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New in understanding of the pathophysiology, clinical features and treatment of systemic vasculitis: a literature review 2018–2019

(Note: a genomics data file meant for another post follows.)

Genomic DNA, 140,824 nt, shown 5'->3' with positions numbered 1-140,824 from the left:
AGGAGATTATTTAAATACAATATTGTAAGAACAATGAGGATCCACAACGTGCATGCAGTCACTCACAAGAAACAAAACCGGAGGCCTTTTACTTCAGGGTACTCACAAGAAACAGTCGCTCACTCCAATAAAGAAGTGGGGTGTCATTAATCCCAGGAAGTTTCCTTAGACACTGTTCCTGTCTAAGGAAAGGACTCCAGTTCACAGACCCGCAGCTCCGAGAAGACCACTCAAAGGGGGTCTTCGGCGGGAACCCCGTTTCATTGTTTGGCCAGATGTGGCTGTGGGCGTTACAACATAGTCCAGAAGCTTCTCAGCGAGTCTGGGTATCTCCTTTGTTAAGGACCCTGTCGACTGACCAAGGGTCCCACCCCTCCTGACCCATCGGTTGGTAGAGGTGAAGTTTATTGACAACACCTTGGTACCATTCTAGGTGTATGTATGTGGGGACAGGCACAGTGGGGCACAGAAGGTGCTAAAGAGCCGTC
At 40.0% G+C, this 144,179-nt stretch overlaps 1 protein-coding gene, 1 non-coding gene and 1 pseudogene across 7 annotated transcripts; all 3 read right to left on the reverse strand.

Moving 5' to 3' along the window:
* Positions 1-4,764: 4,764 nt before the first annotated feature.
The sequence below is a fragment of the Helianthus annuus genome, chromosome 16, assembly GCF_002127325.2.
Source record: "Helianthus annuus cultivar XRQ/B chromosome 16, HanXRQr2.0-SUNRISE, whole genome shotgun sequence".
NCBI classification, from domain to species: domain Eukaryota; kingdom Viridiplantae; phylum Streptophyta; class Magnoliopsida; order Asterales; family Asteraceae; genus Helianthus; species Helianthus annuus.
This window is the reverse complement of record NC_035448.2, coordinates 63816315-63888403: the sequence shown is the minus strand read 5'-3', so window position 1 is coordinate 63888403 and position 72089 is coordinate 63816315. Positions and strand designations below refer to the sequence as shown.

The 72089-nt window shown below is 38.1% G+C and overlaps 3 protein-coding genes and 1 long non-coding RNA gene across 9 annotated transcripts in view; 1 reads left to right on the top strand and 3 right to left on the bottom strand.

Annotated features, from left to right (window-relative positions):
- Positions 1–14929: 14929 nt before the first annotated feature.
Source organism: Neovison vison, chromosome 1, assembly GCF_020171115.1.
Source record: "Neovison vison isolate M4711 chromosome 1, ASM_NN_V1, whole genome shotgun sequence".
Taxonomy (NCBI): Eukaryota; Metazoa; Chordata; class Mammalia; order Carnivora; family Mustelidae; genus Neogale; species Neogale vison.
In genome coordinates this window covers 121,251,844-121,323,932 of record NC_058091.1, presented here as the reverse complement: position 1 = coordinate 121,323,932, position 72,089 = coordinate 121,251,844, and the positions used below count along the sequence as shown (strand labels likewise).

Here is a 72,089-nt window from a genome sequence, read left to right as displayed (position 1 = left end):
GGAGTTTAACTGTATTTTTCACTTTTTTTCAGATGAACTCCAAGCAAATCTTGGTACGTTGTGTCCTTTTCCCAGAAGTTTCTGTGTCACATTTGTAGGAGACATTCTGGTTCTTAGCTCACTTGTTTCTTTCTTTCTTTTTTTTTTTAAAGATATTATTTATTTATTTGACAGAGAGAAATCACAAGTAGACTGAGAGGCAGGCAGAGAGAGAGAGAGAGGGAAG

Summary. Systemic vasculitis is a systemic autoimmune disease. This pathology is characterized by a wide range of clinical manifestations and complications, with the potential involvement of any organ and system in the pathological process and leading to disability of patients. The purpose of the study: to find out whether the available literature data over the past two years can open up new possibilities in the precision and individualized treatment of systemic vasculitis. Material and methods. This work provides a review of the literature on pathophysiology, clinical features and treatment of systemic vasculitis of small and large caliber vessels, cryoglobulinemic vasculitis, based on a search of English-language articles in the Medline and PubMed databases published from January 2018 to June 2019. Results and discussions. Fundamental studies of the last 12 months confirm previous evidence that anti-neutrophilic cytoplasmic antibodies (ANCA), causing excessive formation of an extracellular neutrophilic trap and activation of complement, play a leading role in the pathogenesis of ANCA-associated vasculitis. The key role of CD4+ T cells in the development of granulomatous inflammation and tissue damage in vasculitis is emphasized. Data from new studies on the pathogenesis of vasculitis have contributed to the emergence of new options for therapeutic strategies aimed at improving the long-term results of treatment of patients. Tocilizumab is increasingly being used to treat large caliber vasculitis, and growing evidence confirms its effectiveness in routine clinical practice. Promising data have been obtained on the use of leflunomide as a steroid-saving steroid agent for giant cell arteritis and ustekinum in patients with refractory type of this vasculitis. Micophenolate mofetil was not inferior to cyclophosphamide in the induction of remission. Conclusions. Over the previous year, tremendous progress has been made in understanding the pathophysiology of vasculitis, developing and testing new therapeutic agents. This review of the literature showed that knowledge of the pathogenesis and clinical phenotypes of vasculitis is a prerequisite for the transition to precision and individualized medicine for vasculitis.
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